the alter-ego
In Germany she meets Robert Hutter who besides being her husband and father of their four children, Ingrid describes as being “my alter ego, my other half. Together we create another personality”. Therefore both have changed their artist’s names and now sign their work with Ingrid Mwangi Robert Hutter, the fusion of their artistic identity.
Ingrid explains “Our work is an assimilation of the impulses which are part of our lives using everything that thrills and hurts us. After that I create an aesthetic way of presenting the work to others. And then we observe how the audience relates and interacts with what is being shown”. Both Ingrid and Robert have a shared vision of art and life. To put in Ingrid’s words “without the other person I wouldn’t exist like this. This is a unequivocal declaration of our connection and the way dependence enters in to our lives”. On one hand, a feminist and African woman. On the other side a European, German man. Ingrid stats “I make an effort to think about me as Ingrid Robert. Since part of what I am and what I do evolves my partner, my children, my mother, every person whom I depend on. Instead of self indulgence this is rather an exercise of inclusion”.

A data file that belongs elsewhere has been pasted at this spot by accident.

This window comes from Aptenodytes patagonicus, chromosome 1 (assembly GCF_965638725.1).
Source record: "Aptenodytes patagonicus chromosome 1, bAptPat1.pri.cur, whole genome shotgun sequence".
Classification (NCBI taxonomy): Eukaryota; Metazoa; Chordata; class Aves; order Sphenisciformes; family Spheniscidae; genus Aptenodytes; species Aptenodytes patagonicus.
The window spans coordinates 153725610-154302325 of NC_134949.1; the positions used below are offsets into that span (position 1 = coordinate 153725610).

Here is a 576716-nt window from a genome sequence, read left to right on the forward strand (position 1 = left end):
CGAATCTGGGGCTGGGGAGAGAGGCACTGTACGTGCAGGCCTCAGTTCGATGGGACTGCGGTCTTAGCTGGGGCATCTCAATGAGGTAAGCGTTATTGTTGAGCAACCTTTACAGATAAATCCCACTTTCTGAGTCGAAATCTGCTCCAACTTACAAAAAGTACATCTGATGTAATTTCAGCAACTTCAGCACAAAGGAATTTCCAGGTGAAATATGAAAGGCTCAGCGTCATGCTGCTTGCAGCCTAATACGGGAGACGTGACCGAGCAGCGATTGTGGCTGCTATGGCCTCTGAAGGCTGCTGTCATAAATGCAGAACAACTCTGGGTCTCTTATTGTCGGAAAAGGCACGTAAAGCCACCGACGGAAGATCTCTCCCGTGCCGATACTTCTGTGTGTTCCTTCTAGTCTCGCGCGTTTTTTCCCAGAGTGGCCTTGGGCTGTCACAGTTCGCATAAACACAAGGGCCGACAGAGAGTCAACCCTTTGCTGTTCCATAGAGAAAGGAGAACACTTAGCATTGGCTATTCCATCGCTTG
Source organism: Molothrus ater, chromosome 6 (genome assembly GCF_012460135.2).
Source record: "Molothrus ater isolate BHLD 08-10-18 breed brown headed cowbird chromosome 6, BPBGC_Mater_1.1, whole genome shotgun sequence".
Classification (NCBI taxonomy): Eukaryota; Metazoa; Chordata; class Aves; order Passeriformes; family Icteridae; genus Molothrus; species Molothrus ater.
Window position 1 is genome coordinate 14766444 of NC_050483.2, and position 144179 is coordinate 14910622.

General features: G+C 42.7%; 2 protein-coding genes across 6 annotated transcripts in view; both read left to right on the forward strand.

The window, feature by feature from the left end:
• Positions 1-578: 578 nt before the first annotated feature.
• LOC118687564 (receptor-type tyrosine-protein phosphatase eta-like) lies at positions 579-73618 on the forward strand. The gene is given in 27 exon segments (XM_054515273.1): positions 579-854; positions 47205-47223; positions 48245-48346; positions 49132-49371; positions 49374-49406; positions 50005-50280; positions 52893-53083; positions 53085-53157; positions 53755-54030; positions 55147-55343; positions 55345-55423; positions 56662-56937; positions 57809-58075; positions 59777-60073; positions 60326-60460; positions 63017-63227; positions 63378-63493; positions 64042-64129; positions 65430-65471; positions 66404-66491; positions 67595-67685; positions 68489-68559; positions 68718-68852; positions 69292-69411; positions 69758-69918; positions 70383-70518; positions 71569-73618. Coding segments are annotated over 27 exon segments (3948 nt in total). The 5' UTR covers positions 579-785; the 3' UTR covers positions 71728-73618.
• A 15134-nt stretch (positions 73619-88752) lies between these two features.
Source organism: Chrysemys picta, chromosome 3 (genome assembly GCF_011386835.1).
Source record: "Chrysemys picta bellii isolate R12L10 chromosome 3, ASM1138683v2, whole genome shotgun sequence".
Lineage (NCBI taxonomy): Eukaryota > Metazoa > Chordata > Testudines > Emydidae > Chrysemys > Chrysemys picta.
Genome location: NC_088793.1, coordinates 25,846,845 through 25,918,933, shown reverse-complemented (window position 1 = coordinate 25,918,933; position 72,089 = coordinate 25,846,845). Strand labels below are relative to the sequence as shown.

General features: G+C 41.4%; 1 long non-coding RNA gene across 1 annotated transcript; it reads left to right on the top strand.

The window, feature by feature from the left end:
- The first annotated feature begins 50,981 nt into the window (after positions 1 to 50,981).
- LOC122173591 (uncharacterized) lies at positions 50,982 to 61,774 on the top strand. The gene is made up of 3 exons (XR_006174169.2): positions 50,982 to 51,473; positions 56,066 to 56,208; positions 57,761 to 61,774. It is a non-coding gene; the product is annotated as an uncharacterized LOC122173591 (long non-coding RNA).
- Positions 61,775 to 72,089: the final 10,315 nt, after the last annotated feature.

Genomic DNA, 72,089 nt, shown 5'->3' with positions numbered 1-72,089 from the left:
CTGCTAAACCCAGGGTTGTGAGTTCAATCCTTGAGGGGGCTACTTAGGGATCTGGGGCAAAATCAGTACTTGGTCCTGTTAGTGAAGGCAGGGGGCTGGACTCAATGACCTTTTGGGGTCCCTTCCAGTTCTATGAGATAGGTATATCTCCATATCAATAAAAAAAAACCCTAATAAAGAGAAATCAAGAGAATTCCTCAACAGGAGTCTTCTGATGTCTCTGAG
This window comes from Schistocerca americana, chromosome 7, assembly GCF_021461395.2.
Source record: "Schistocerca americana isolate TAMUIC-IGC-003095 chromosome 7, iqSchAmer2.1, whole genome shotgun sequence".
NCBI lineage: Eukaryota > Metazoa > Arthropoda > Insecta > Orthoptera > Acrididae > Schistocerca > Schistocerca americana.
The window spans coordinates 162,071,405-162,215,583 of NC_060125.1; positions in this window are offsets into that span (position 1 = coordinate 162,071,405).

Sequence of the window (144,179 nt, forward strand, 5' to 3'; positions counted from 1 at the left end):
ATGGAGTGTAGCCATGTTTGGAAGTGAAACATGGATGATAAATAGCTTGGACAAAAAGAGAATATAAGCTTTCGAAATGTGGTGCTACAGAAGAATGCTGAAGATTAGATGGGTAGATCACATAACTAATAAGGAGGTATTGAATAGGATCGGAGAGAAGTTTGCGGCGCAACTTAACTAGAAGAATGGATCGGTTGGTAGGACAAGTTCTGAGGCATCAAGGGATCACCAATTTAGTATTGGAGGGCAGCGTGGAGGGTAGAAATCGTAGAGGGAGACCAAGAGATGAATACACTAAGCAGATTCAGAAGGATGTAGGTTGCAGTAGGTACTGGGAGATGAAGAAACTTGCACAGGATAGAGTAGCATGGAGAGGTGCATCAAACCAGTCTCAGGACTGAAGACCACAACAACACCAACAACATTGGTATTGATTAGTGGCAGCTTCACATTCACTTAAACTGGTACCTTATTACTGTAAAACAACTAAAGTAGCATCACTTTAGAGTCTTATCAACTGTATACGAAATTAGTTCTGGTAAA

Inspiring family
Ingrid tries to explain to us how intense their work is. Surprisingly, the most simply answer pops up in her mobile phone screen. A photo with four children enjoying the sun. Two boys, five and nine years old, and two fourteen twin girls. The mixed race four kids of Ingrid and Robert are the demonstration of the symbiosis of what they are looking for. “Every year I go to Kenya. I want my children to be in touch with their roots”. Ingrid’s father, a politician and business man, died before knowing the artistic work of his daughter would be appreciated all over the world.

Ingrid Mwangi, photo by Pedro DicodemosIngrid Mwangi, photo by Pedro Dicodemos
Despite that at first Ingrid’s wish to embrace an artistic career was not approved by her family, she remembers the moment when they recognized her talent. “I remember showing a piece of my work to my father when I was still studying. I explained the concepts to him and he replied that what I was trying to do was very political. In a certain way, I think he understood that I belonged to a generation that doesn’t need to enter in to politics to change things, like he did. He understood I was experimenting with a different way to reach people and participate on a changing society by create awareness of the issues that I cover in my work. Changing things through the art”. Thought he never really understood the fullness of Ingrid’s work, her father did understand her motivation and that her most important goal was “to provide others with a moment of awakening through my art”.